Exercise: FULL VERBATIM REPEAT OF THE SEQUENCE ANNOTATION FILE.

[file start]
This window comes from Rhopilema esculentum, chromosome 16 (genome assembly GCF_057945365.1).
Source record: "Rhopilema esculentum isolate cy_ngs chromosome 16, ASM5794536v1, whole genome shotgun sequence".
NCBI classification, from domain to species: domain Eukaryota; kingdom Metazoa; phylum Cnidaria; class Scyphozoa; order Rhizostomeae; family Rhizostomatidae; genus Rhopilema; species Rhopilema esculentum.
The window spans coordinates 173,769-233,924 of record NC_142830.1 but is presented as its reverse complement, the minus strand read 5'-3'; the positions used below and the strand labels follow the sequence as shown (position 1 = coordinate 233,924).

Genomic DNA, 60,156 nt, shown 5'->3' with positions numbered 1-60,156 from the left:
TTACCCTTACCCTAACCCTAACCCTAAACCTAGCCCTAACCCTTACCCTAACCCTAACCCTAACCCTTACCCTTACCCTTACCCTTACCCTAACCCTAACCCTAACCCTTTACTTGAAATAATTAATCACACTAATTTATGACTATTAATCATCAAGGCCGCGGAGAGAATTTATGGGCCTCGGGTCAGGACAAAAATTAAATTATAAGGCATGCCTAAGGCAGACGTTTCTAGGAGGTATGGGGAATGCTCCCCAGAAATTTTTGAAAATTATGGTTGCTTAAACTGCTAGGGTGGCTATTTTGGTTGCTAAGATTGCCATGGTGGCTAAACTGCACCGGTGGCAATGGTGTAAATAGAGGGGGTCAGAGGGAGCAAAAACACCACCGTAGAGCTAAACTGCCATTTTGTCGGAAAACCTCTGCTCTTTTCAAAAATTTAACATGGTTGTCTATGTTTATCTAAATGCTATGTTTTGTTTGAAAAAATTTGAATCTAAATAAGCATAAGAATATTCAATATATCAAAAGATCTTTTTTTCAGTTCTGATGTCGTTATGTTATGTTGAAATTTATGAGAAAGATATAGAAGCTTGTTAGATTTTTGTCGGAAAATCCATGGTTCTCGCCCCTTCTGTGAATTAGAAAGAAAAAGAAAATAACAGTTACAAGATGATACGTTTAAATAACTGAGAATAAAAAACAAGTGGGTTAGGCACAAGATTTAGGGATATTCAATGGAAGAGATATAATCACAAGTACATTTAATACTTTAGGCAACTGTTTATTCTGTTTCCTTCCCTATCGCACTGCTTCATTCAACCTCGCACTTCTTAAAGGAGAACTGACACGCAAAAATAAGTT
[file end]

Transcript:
This window comes from Rhopilema esculentum, chromosome 16 (genome assembly GCF_057945365.1).
Source record: "Rhopilema esculentum isolate cy_ngs chromosome 16, ASM5794536v1, whole genome shotgun sequence".
NCBI classification, from domain to species: domain Eukaryota; kingdom Metazoa; phylum Cnidaria; class Scyphozoa; order Rhizostomeae; family Rhizostomatidae; genus Rhopilema; species Rhopilema esculentum.
The window spans coordinates 173,769-233,924 of record NC_142830.1 but is presented as its reverse complement, the minus strand read 5'-3'; the positions used below and the strand labels follow the sequence as shown (position 1 = coordinate 233,924).

Genomic DNA, 60,156 nt, shown 5'->3' with positions numbered 1-60,156 from the left:
TTACCCTTACCCTAACCCTAACCCTAAACCTAGCCCTAACCCTTACCCTAACCCTAACCCTAACCCTTACCCTTACCCTTACCCTTACCCTAACCCTAACCCTAACCCTTTACTTGAAATAATTAATCACACTAATTTATGACTATTAATCATCAAGGCCGCGGAGAGAATTTATGGGCCTCGGGTCAGGACAAAAATTAAATTATAAGGCATGCCTAAGGCAGACGTTTCTAGGAGGTATGGGGAATGCTCCCCAGAAATTTTTGAAAATTATGGTTGCTTAAACTGCTAGGGTGGCTATTTTGGTTGCTAAGATTGCCATGGTGGCTAAACTGCACCGGTGGCAATGGTGTAAATAGAGGGGGTCAGAGGGAGCAAAAACACCACCGTAGAGCTAAACTGCCATTTTGTCGGAAAACCTCTGCTCTTTTCAAAAATTTAACATGGTTGTCTATGTTTATCTAAATGCTATGTTTTGTTTGAAAAAATTTGAATCTAAATAAGCATAAGAATATTCAATATATCAAAAGATCTTTTTTTCAGTTCTGATGTCGTTATGTTATGTTGAAATTTATGAGAAAGATATAGAAGCTTGTTAGATTTTTGTCGGAAAATCCATGGTTCTCGCCCCTTCTGTGAATTAGAAAGAAAAAGAAAATAACAGTTACAAGATGATACGTTTAAATAACTGAGAATAAAAAACAAGTGGGTTAGGCACAAGATTTAGGGATATTCAATGGAAGAGATATAATCACAAGTACATTTAATACTTTAGGCAACTGTTTATTCTGTTTCCTTCCCTATCGCACTGCTTCATTCAACCTCGCACTTCTTAAAGGAGAACTGACACGCAAAAATAAGTT